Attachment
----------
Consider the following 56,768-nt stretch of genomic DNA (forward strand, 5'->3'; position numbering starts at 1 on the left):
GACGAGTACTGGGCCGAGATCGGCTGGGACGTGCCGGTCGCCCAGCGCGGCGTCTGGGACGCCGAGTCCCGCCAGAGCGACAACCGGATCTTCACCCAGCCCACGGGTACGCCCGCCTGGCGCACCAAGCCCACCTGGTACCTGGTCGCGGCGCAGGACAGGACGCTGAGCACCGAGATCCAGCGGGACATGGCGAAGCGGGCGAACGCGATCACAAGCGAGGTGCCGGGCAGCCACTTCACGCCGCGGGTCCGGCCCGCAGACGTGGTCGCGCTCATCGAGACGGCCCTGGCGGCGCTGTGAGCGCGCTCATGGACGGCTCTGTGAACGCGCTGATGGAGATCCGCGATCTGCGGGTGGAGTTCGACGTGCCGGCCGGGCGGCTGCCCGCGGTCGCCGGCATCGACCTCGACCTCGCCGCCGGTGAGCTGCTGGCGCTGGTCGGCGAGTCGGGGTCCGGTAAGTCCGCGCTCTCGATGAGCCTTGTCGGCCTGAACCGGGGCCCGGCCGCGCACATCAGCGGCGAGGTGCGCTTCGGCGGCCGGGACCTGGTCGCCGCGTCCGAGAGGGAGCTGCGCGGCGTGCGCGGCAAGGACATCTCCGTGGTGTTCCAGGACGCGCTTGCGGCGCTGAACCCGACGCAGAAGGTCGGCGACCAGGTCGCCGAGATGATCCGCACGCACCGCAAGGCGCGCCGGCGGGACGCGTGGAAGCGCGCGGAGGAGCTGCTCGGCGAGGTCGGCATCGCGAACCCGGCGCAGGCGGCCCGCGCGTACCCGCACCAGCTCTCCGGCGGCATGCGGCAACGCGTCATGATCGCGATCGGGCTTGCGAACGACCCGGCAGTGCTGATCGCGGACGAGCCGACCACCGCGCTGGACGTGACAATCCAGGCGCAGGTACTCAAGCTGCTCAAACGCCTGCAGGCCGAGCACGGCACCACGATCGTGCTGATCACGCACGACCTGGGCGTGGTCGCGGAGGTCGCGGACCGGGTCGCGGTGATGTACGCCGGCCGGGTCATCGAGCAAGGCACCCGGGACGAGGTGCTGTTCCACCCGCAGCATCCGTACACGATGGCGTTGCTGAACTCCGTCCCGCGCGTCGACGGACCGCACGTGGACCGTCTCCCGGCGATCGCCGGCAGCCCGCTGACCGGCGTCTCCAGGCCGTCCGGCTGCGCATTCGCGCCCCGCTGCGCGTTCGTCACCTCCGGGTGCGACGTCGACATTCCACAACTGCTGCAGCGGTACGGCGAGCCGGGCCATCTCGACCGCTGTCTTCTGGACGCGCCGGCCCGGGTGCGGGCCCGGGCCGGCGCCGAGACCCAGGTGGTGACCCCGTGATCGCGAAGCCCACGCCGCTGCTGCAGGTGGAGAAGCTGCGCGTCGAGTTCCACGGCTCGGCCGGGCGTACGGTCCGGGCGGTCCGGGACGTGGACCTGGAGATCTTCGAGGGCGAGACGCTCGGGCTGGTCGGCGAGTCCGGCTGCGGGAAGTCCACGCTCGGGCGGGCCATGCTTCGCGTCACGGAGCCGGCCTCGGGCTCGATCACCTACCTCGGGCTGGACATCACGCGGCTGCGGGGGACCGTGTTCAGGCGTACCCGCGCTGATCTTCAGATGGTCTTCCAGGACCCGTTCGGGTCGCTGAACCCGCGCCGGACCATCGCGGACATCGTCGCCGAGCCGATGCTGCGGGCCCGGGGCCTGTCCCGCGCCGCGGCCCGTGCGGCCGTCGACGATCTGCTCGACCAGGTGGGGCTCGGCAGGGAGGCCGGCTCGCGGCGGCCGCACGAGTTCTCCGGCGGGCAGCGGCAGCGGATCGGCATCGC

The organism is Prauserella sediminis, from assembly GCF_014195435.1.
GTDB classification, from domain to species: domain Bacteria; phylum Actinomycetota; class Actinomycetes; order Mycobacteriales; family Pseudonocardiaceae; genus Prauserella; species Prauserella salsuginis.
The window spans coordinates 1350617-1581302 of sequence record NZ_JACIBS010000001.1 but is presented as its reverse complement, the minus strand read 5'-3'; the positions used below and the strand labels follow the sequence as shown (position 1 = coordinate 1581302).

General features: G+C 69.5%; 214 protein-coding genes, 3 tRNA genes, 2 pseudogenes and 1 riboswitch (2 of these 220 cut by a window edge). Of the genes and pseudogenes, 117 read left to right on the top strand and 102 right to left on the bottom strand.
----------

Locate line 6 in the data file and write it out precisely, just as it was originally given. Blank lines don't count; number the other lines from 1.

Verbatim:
General features: G+C 69.5%; 214 protein-coding genes, 3 tRNA genes, 2 pseudogenes and 1 riboswitch (2 of these 220 cut by a window edge). Of the genes and pseudogenes, 117 read left to right on the top strand and 102 right to left on the bottom strand.